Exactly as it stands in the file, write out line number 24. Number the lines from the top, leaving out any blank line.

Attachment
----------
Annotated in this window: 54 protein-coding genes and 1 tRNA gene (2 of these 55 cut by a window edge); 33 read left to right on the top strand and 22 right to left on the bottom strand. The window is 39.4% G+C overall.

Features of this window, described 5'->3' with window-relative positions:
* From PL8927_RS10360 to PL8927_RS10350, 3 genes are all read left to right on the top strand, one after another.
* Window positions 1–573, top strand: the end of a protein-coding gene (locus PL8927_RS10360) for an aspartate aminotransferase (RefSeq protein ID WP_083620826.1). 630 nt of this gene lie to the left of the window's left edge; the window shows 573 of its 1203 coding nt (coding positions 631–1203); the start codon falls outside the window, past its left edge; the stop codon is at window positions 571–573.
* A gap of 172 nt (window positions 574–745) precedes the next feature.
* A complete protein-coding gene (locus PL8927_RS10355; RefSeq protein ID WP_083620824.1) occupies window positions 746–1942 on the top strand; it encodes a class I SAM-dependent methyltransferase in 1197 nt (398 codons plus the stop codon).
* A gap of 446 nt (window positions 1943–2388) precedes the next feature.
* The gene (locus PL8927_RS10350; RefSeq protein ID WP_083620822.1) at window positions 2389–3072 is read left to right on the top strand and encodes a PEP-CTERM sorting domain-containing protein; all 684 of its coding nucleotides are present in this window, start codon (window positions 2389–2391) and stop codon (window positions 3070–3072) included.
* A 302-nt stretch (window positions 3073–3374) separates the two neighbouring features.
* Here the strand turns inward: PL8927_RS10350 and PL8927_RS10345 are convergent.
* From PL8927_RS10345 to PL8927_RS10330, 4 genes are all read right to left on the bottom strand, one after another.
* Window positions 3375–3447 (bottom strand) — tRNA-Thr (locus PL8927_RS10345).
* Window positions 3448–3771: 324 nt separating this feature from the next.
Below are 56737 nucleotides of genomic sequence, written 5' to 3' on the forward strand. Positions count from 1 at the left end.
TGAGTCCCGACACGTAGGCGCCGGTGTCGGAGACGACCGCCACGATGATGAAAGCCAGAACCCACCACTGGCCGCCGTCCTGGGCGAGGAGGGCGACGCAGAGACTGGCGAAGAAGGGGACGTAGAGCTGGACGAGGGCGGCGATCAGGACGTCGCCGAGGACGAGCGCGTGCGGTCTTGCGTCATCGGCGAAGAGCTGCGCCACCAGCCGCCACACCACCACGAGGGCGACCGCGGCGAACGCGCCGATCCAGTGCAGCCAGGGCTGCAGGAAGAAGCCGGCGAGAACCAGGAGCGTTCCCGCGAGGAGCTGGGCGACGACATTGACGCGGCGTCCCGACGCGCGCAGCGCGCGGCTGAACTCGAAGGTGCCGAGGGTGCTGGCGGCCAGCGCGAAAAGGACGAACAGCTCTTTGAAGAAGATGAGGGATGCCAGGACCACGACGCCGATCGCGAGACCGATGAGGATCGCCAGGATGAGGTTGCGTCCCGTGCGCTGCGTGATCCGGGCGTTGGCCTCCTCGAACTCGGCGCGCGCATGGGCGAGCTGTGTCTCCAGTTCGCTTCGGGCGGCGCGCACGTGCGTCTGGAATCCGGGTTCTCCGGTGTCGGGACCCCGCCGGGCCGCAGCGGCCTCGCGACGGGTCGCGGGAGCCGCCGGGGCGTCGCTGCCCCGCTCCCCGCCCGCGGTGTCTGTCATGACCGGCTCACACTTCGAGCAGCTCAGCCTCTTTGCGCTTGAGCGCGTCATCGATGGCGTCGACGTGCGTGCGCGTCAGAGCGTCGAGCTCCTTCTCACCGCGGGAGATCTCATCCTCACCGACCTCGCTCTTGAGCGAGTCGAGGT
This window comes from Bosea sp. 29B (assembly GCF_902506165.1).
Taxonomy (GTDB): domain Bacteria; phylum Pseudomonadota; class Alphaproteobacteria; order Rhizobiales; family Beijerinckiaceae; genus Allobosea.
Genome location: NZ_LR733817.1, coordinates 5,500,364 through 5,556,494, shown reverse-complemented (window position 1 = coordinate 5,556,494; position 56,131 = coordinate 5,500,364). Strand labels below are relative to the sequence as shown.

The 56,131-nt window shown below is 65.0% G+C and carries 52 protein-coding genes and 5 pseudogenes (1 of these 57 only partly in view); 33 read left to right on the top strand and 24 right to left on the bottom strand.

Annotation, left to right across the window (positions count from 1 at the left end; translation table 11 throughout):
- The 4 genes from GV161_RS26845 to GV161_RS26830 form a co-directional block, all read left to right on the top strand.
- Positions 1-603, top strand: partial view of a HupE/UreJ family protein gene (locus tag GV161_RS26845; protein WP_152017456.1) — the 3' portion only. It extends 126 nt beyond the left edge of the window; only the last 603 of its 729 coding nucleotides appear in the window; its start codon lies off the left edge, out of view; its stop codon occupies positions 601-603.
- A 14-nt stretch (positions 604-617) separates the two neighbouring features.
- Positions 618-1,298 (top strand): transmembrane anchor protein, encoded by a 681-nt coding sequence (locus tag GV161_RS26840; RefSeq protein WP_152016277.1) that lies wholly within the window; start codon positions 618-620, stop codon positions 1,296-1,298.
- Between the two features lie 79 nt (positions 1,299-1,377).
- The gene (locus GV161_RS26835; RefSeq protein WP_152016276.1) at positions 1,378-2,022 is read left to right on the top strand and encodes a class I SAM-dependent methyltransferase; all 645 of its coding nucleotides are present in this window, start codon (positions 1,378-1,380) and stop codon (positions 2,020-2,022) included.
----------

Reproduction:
- Positions 618-1,298 (top strand): transmembrane anchor protein, encoded by a 681-nt coding sequence (locus tag GV161_RS26840; RefSeq protein WP_152016277.1) that lies wholly within the window; start codon positions 618-620, stop codon positions 1,296-1,298.